Niqab is NOT an Islamic practice, yes it practiced by many women in some Islamic countries, but it doesn't belong to Islam.
Biggest evidence is that its forbidden to wear it while performing the great pilgrimage or Haj in Mecca as well as Jews and Christians used to wear it decades ago.
And polygamy is also present in other religions as Mormon christians and orthodox jews
I would say it qualifies as Islamic, as there are some Muslims who believe it is sanctioned by Islam and others who wear it with a religious intention.
Zakah ends the same way as words like Makkah, Madinah or Kaabah, but for some reason, "zakat" is more popular in transliterations. It should always be allowed a type-in however (same for salah/t). Zakaah is asking to much in my sense.
I understand that some people transcribe "i" as "e" in words like jehad, but a word naqab is just a local distortion, and quizzes don't have to accommodate all local distortions, especially when they are not used in English texts.
Honestly, every time a word from a non-Latin script language appears you can predict with astonishing accuracy that there will be someone complaining about the transcription, as though every quiz setter ought to have a PhD in linguistics. Usually for no other purpose than to show off themselves.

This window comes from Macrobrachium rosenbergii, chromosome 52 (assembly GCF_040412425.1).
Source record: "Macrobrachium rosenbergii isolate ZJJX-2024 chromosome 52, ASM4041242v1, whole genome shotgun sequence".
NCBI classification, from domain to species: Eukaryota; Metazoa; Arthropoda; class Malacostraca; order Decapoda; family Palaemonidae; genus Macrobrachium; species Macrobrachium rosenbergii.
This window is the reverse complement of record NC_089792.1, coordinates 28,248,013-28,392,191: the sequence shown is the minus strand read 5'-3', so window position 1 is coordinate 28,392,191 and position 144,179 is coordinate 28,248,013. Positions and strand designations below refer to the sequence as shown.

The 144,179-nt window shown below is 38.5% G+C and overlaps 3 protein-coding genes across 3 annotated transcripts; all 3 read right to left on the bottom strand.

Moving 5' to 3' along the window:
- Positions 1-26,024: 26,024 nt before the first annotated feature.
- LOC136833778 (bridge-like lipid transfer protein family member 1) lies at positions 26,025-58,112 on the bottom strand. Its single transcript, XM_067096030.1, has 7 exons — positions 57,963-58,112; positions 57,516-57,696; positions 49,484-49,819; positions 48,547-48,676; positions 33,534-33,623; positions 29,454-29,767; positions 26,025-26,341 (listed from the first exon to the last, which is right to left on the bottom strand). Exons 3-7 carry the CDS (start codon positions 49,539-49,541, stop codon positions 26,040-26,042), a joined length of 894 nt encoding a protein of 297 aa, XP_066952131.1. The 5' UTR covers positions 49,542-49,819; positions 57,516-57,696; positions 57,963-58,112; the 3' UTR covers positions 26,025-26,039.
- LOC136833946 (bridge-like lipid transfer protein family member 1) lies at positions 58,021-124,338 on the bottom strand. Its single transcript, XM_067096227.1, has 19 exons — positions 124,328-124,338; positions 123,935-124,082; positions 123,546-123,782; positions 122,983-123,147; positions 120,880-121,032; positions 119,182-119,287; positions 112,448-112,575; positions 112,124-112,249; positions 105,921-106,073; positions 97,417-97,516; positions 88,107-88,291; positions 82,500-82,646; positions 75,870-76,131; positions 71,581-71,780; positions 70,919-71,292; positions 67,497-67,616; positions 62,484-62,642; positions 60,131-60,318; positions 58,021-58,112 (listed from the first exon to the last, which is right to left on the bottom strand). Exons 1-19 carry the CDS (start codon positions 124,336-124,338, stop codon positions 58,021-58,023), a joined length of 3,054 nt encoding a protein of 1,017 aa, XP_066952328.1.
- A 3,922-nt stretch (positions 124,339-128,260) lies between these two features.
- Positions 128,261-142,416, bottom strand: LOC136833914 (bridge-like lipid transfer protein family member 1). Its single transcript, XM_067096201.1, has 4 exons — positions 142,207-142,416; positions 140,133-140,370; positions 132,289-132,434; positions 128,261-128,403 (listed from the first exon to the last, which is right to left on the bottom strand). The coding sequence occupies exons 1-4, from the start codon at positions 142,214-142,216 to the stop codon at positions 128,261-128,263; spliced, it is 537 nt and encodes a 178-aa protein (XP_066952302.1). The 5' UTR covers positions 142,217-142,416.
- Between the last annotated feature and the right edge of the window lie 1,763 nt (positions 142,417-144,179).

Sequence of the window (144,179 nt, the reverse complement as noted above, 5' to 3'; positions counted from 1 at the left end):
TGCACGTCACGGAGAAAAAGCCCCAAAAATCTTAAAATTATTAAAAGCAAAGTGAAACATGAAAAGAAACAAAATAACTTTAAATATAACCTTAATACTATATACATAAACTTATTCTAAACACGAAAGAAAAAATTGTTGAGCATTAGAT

Perhaps someone could post a link to where I might find the authoritative, universally agreed standard for correct Arabic-English transcription, because I hadn’t realised there was one!
Even when Muslims use a specific name, as they do for Jesus and John the Baptist, it refers to the very same person, so it is weird to talk about a "version".
On another note, the hint for zakah is OK but slightly inaccurate. What you described is zakah on gold and silver or their modern equivalents. There also are other types of zakah that are less known as they don't affect most people. They are paid on crops, minerals, merchandise, cattle and some other stuff, using different calculation rules
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